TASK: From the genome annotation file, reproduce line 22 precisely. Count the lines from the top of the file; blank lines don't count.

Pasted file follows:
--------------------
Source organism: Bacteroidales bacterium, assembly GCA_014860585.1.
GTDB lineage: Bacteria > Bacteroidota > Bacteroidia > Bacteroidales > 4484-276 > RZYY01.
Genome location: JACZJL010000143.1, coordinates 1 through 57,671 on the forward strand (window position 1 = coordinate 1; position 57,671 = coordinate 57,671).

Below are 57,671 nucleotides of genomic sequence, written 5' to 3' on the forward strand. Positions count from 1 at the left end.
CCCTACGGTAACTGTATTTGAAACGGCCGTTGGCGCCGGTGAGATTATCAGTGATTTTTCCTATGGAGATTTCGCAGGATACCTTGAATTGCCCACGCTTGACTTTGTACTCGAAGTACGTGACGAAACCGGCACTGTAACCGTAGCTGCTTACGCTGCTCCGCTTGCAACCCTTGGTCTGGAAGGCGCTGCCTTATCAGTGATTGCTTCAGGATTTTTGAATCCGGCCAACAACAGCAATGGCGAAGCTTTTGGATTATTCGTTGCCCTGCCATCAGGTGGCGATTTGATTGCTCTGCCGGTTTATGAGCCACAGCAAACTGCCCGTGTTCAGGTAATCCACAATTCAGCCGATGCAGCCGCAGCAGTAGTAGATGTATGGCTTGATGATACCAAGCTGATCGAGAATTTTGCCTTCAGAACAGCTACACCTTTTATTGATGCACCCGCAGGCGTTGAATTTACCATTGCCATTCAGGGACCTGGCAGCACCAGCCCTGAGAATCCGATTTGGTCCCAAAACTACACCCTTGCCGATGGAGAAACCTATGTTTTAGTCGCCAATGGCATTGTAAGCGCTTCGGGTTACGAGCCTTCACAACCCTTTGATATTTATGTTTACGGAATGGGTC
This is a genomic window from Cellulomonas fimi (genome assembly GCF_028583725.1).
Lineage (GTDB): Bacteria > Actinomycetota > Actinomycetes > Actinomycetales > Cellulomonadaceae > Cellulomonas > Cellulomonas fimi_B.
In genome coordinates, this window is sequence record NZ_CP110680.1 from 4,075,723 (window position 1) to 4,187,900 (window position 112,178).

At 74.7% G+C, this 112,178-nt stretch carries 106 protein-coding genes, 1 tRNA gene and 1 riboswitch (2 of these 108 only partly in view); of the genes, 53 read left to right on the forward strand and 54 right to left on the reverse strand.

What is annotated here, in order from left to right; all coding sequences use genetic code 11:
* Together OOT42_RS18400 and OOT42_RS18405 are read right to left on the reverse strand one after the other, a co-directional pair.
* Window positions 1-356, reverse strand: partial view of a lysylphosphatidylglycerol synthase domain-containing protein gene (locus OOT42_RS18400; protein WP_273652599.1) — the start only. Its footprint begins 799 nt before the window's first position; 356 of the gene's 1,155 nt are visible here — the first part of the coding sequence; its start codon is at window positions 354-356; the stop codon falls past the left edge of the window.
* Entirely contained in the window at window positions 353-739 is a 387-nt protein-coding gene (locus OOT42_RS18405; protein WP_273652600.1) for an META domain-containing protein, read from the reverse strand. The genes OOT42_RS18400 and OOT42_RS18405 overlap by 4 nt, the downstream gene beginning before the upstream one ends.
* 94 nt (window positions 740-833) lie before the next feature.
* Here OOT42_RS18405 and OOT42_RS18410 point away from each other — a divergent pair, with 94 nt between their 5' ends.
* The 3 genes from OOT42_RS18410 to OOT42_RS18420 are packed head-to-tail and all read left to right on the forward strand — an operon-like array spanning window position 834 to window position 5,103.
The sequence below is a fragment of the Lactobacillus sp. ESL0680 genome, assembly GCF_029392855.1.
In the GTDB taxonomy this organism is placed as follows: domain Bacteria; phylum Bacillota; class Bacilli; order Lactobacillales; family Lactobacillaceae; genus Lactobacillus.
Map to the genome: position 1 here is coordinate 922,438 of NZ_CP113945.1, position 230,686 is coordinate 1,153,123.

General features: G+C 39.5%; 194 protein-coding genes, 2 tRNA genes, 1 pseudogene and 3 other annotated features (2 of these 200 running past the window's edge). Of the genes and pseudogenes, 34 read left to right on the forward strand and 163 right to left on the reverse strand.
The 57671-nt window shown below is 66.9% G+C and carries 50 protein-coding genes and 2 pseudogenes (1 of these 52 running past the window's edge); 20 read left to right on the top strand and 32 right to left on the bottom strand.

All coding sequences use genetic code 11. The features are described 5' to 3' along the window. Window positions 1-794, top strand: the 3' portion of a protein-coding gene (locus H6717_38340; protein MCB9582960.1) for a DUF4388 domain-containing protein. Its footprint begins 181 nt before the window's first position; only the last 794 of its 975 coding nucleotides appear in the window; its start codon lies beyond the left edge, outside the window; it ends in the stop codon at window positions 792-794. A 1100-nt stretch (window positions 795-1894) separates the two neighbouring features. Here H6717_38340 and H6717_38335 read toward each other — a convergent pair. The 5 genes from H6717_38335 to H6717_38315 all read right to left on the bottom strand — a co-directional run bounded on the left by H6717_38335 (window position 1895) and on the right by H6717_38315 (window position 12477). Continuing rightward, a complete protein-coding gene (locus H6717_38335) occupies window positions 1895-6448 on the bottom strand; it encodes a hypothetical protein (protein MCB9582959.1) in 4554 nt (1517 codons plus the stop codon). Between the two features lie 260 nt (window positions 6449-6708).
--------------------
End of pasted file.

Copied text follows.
All coding sequences use genetic code 11. The features are described 5' to 3' along the window. Window positions 1-794, top strand: the 3' portion of a protein-coding gene (locus H6717_38340; protein MCB9582960.1) for a DUF4388 domain-containing protein. Its footprint begins 181 nt before the window's first position; only the last 794 of its 975 coding nucleotides appear in the window; its start codon lies beyond the left edge, outside the window; it ends in the stop codon at window positions 792-794. A 1100-nt stretch (window positions 795-1894) separates the two neighbouring features. Here H6717_38340 and H6717_38335 read toward each other — a convergent pair. The 5 genes from H6717_38335 to H6717_38315 all read right to left on the bottom strand — a co-directional run bounded on the left by H6717_38335 (window position 1895) and on the right by H6717_38315 (window position 12477). Continuing rightward, a complete protein-coding gene (locus H6717_38335) occupies window positions 1895-6448 on the bottom strand; it encodes a hypothetical protein (protein MCB9582959.1) in 4554 nt (1517 codons plus the stop codon). Between the two features lie 260 nt (window positions 6449-6708).